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There are various ways of classifying lies: by their consequences, by the importance of their subject matters, by the speakers’ motives, and by the nature or context of the utterance.

Perhaps the most useful way to classify lies is by the people who tell them: the different types of liars. Understanding lies and liars can help us avoid getting duped as well as protect us from drifting into dishonesty ourselves.

Classifying the Types of Liars

The diagram below is a taxonomy of types of liars, based on plotting their lies along two axes: their intended audiences (x-axis) and their subject matters (y-axis).

A graph of types of liars with axes for those that lie to themselves versus others and those that lie about the facts versus their values

People can lie to two kinds of audiences: other people or themselves, and they can lie about two different kinds of things: facts (or what they believe to be facts) and their values.

We all know what it looks like when people lie about facts, but how does one lie about their values? What are values, anyway?

According to Russ Harris, author of The Happiness Trap, values are “how we want to be, what we want to stand for, and how we want to relate to the world around us.”

In my own words, values are attributes of the person you want to become.

To state your values in the here-and-now is to commit yourself to being or doing certain things in the future. For example, we might state our values include being a faithful spouse, a person who lives healthfully, or an adventurous individual. What we mean is that who we are and what we do in the future will have been shaped by our adherence to these precepts.

We can now explore four types of liars:

Which Type of Liar Are You?

(For entertainment purposes only)
Choose the option below that best describes you (or someone you know):

Deceitful liars: the types of liars who lie to others about facts

A deceitful type of liar, insincerely gesturing a heart symbol with his hands
Lying to others about facts is prototypical lying. We’ve all done it. Children learn to lie around age three, and researchers believe it’s part of normal human brain development. Lying requires learning to see things from other people’s perspectives, developing what psychologists call “theory of mind.” Learning to tell an effective lie means getting into the other person’s head in order to tell them what they want to hear.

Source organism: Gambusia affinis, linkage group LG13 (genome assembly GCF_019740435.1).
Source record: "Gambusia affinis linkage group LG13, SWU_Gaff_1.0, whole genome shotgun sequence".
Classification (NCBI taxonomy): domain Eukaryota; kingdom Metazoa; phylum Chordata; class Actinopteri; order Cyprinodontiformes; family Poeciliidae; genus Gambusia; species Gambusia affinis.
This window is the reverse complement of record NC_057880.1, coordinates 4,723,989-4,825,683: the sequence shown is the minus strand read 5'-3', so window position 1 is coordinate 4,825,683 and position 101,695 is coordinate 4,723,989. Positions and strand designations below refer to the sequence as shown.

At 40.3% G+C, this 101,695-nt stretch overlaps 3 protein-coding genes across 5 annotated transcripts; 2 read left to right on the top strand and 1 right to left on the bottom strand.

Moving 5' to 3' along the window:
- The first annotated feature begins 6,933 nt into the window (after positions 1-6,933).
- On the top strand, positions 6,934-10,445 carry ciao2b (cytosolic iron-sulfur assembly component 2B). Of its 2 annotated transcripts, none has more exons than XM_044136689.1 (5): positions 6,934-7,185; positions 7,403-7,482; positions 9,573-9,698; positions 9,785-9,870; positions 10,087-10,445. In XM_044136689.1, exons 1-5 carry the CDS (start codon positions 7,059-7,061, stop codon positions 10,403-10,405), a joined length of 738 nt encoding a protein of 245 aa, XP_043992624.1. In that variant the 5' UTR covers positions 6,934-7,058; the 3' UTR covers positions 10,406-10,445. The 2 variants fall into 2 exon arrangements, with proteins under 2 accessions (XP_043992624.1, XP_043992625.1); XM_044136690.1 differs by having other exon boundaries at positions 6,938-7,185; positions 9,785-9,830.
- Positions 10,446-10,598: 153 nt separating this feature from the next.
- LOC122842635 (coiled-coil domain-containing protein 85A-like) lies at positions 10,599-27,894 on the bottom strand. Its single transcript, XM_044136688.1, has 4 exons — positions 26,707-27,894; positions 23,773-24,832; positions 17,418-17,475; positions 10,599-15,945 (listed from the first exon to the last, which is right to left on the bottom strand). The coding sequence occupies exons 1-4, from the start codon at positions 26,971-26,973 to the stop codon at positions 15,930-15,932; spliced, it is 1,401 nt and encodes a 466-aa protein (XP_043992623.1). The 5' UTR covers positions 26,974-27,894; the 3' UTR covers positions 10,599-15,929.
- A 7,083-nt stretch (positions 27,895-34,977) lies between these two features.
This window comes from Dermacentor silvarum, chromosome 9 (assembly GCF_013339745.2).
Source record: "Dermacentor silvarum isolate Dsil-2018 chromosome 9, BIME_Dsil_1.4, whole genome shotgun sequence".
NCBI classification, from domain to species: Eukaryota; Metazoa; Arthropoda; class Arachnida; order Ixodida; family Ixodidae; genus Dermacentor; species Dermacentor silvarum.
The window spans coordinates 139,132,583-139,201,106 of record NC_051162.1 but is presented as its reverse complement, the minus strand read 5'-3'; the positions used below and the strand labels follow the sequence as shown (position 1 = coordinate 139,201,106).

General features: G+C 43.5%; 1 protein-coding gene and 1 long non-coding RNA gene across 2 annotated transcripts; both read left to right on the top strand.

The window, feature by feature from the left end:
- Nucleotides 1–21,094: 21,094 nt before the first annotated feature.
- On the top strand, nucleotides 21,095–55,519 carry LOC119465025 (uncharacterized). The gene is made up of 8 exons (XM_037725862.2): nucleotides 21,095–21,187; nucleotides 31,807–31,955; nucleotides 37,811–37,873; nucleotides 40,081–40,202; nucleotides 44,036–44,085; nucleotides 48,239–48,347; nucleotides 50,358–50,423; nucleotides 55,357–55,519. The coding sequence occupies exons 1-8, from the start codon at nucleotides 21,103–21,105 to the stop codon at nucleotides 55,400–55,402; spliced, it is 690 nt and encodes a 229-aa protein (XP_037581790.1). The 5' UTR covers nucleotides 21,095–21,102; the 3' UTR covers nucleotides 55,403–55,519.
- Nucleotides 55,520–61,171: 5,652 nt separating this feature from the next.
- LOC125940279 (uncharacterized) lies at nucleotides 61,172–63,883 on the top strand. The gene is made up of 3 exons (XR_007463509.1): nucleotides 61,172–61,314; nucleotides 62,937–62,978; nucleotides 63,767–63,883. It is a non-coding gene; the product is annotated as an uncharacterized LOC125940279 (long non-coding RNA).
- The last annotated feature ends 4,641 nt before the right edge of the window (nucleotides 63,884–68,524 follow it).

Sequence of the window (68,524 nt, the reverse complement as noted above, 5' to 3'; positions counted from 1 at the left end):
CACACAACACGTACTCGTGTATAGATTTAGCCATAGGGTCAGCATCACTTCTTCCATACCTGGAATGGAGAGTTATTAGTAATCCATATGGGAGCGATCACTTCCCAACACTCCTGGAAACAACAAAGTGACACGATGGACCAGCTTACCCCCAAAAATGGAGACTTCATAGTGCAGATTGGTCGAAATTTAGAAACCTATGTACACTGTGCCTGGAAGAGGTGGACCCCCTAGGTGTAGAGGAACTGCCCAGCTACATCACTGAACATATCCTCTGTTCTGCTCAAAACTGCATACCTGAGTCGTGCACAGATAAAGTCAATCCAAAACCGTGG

Fortune teller gets into her client’s head in order to tell them what they want to hear Fortune teller gets into her client’s head in order to tell them what they want to hear

The good news is that we tend to grow out of telling childish lies for purely personal gain—for the most part. We still tell white lies as adults to maintain social relationships.

When was the last time someone greeted you with, “How are you?” and you responded with how you really felt? You likely said, “Great!” or “Fine!” even if you were having an awful day. This sort of dishonesty is expected. Yes, it is technically deceitful, but since both parties know you’re not supposed to respond with any substantive truth, you do it anyway.

Two unhappy people greeting each other in the rain, telling white lies about how their day is going Telling a white lie about how your day is going

Imagine what would happen if you responded instead, “Well, the world is falling apart, I’m starting to question the purpose of my existence, and I’m feeling bloated from the kale salad I ate. But how about you?”

In games like poker, being a skillful liar can help you win. In politics, knowing how and when to lie can be an advantage.

White lies aside, lying to others about facts for personal gain is corrosive to relationships and, if it’s a consistent pattern of behavior, can shut us out of people’s lives (and sometimes society in general).

Door with a sign indicating no liars are allowed entry
Habitual liars get labeled as untrustworthy and earn a bad reputation that often precedes them, especially in our hyperconnected age. Whether it’s checking out someone to date or do business with, our online profiles and social connections increasingly help people keep tabs on our character.

Duplicitous liars: those who lie to others about their values

Person whose true face is hidden behind a smiling mask, a duplicitous type of liar

People can lie about their values just as they can lie about facts. They say they are committed to being someone or doing something, but their actions prove otherwise.

“Duplicitous” comes from the Latin word for “twofold” or “double” and is why we call this sort of liar “two-faced.”

Lying about values can be even more corrosive to relationships than lying about facts. When I state a commitment to being faithful or healthful or loving, I position myself as a certain type of person. I am telling people what kind of person I am now and in the future, so they can count on me to act in certain ways.

 Woman talking about her exercise routine when in fact she has been watching TV in her slippers

Some of the most important decisions in peoples’ lives are guided by this confidence—decisions to spend time with someone, to love them, to make sacrifices for them, to trust them with our money, our children, our careers, or our opinions. Lying about our values undermines this basic trust.